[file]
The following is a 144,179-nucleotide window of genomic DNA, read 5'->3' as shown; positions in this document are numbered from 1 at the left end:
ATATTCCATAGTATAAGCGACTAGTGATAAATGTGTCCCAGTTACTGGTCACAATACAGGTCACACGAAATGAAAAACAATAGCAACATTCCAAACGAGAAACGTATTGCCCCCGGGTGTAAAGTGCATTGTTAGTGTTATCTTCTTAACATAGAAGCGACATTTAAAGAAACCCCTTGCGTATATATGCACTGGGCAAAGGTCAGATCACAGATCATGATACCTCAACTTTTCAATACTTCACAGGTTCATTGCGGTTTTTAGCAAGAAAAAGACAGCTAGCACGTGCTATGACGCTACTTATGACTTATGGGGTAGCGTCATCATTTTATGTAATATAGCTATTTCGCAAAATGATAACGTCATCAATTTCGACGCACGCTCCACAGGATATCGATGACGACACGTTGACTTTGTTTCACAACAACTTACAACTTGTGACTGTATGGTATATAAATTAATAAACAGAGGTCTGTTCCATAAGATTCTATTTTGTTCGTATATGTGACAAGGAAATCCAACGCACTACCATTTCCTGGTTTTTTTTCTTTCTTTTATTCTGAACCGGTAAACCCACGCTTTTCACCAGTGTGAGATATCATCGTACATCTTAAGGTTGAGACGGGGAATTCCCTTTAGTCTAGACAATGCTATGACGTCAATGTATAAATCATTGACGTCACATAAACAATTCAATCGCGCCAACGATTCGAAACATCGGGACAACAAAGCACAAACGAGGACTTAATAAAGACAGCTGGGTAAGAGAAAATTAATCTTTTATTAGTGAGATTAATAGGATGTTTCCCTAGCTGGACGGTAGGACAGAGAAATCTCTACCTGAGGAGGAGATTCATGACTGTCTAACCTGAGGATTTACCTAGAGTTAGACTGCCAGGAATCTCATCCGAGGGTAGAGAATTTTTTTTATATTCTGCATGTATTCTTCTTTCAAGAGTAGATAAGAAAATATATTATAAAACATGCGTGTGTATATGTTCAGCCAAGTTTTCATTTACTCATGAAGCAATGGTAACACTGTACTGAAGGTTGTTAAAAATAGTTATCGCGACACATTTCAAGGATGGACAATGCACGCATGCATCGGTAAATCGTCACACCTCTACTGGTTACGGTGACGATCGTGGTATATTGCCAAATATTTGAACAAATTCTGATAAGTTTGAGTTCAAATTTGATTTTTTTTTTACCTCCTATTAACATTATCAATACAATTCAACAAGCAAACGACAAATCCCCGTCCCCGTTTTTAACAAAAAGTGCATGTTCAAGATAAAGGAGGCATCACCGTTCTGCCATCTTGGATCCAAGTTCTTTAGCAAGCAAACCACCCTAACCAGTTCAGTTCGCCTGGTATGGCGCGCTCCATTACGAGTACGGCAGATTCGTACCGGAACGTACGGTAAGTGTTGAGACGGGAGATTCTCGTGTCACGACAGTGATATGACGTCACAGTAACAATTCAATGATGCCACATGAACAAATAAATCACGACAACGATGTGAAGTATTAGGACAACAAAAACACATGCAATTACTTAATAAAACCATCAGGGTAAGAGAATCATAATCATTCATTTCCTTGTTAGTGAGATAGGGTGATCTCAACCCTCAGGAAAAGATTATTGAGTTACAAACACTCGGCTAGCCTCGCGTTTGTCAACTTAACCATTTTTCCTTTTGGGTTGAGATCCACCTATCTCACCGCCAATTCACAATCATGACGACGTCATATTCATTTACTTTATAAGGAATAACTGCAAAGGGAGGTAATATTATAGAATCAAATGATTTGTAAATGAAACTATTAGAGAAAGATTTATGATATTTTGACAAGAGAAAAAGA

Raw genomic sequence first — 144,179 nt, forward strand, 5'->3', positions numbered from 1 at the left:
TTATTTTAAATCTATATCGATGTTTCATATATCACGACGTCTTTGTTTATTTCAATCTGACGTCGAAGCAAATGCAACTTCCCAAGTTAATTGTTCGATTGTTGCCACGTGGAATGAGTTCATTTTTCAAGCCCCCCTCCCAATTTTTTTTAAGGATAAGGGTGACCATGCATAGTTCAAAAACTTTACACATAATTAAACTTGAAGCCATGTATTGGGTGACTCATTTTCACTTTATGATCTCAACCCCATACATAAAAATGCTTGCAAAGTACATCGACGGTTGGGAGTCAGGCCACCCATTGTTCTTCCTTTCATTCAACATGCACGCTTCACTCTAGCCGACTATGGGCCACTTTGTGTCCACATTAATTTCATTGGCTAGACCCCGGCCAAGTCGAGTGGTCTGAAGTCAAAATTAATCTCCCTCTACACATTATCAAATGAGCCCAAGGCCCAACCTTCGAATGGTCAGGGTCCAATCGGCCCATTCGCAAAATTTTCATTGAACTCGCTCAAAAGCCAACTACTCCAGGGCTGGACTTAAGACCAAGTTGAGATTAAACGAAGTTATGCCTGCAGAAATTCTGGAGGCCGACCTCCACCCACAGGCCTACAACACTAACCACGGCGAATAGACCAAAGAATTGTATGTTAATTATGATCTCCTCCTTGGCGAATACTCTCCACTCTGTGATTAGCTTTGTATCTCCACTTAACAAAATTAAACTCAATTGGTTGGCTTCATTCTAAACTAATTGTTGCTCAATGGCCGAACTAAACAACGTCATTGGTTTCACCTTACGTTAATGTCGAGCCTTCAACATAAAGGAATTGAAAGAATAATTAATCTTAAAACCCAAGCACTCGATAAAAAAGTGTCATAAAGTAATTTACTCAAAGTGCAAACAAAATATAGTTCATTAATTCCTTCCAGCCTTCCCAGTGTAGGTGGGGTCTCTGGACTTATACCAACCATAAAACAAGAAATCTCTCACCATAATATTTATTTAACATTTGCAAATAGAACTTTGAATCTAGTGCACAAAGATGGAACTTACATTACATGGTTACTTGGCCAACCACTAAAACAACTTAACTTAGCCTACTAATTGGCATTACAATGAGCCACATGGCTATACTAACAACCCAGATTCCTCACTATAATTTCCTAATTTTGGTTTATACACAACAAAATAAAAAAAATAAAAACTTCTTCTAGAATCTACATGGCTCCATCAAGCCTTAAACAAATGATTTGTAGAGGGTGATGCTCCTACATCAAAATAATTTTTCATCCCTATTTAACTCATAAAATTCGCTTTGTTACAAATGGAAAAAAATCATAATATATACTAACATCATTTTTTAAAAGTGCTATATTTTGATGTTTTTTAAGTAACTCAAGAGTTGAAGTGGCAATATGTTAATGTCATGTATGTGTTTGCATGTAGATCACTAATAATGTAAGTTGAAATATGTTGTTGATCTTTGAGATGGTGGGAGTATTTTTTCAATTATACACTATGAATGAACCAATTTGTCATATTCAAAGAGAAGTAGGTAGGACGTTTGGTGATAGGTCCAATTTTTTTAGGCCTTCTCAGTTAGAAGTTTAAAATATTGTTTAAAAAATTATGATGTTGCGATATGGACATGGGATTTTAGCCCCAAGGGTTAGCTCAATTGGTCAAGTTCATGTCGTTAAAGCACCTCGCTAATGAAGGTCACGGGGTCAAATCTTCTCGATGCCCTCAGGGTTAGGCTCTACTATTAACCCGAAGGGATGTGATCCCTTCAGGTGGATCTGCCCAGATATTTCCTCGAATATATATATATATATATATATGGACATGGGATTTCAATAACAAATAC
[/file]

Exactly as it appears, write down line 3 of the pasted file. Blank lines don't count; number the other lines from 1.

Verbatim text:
Raw genomic sequence first — 144,179 nt, forward strand, 5'->3', positions numbered from 1 at the left: